The Girl With All The Gifts


My review of The Girl With All The Gifts by M.R. Carey is going to give you a sense of déjà vu if you read my other review for One Safe Place. That’s because in my opinion both of these books rushed too quickly to reveal their big secret about what happens to the children.

Spoiler alert: If you haven’t yet read The Girl With All the Gifts you should come back later as I can’t really write this review without discussing the big reveal.

Ok, if you are still reading either you have already read the book, or you are just a masochist. I don’t understand why less than a quarter through the book, actually more like one-eighth into the book the author chooses to reveal who Melanie really is, plus even before it was said there were giant hints. C’mon M.R., tease me a bit, tantalize me until I am bursting with curiosity instead of leading me by the hand to the secret. The first few pages were great and disconcerting as you wonder who this child and her teachers are, what kind of school educates brilliant minds but doesn’t allow them to also be children or have feelings?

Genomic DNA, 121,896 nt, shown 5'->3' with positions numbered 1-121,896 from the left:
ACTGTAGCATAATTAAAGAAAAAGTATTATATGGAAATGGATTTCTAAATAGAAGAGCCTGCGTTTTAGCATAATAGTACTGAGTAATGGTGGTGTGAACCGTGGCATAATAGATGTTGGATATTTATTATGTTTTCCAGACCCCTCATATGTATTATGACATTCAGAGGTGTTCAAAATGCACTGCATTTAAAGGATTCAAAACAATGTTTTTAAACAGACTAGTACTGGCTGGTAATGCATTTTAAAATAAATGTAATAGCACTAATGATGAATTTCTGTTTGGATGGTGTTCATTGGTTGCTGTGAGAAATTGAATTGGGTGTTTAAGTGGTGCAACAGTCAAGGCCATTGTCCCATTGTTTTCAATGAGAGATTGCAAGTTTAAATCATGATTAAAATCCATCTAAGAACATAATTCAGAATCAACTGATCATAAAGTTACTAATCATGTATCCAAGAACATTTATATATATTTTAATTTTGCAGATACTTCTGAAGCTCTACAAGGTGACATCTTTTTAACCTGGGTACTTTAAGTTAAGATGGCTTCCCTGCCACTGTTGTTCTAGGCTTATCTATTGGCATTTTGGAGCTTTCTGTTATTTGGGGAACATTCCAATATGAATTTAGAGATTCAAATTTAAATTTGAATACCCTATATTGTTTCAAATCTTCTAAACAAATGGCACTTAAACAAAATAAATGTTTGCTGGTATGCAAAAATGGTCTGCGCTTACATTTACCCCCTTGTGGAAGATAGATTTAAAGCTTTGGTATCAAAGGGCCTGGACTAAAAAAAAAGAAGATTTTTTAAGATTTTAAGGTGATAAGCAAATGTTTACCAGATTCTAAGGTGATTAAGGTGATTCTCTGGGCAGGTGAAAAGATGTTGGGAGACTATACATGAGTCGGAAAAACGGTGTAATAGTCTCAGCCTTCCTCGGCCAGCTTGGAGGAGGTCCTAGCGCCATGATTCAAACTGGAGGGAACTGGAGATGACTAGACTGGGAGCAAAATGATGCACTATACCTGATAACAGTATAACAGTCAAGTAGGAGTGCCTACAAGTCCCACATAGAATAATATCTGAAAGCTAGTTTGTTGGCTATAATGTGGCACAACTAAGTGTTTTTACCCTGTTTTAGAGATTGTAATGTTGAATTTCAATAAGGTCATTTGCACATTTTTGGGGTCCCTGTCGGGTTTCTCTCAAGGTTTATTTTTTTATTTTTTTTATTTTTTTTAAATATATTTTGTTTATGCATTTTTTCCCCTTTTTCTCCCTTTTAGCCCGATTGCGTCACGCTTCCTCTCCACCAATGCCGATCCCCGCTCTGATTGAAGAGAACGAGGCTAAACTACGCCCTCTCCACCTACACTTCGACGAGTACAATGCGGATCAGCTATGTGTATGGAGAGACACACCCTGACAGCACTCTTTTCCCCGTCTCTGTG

I like apocalyptic and dystopian stories that make me feel unbalanced in the initial chapters. Don’t tell me what’s going on, just leave some crumbs, and challenge me to start putting the pieces together. In this fast food world we leave in, everyone wants everything now, whereas I prefer to savor, especially when it comes to stories.

Trying to make sense of Melanie’s world is what drew me into the book and so I don’t understand the rush to fling open the doors so quickly to reveal the ugly truth of her existence. Did this author think I wanted fast food?

I do imagine that maybe it would be hard for M.R. Carey to walk the fine balance of leaving enough clues so that readers stay engaged, but not so many that they figure out this world too soon, yet it has been done successfully by other authors, Shirley Jackson’s The Lottery is a classic example of the art of giving readers a hint of unease without giving away the truth until the very end. It’s the reason this story remains on reading lists at schools and why years after reading it, the short story still stands out in my mind. Yet, maybe you would argue that as a short story, the challenge wasn’t as difficult to not reveal the world the character inhabits as it would be in a novel. The Adoration of Jenna Fox did so successfully and I think this book would have been stronger for extending the main conceit yet still having plenty of pages to address the development of Melanie into someone more human than the humans she is surrounded by. I did like that there wasn’t any miracle cure and the role reversal between Melanie and Ms. Justineau from student to teacher.

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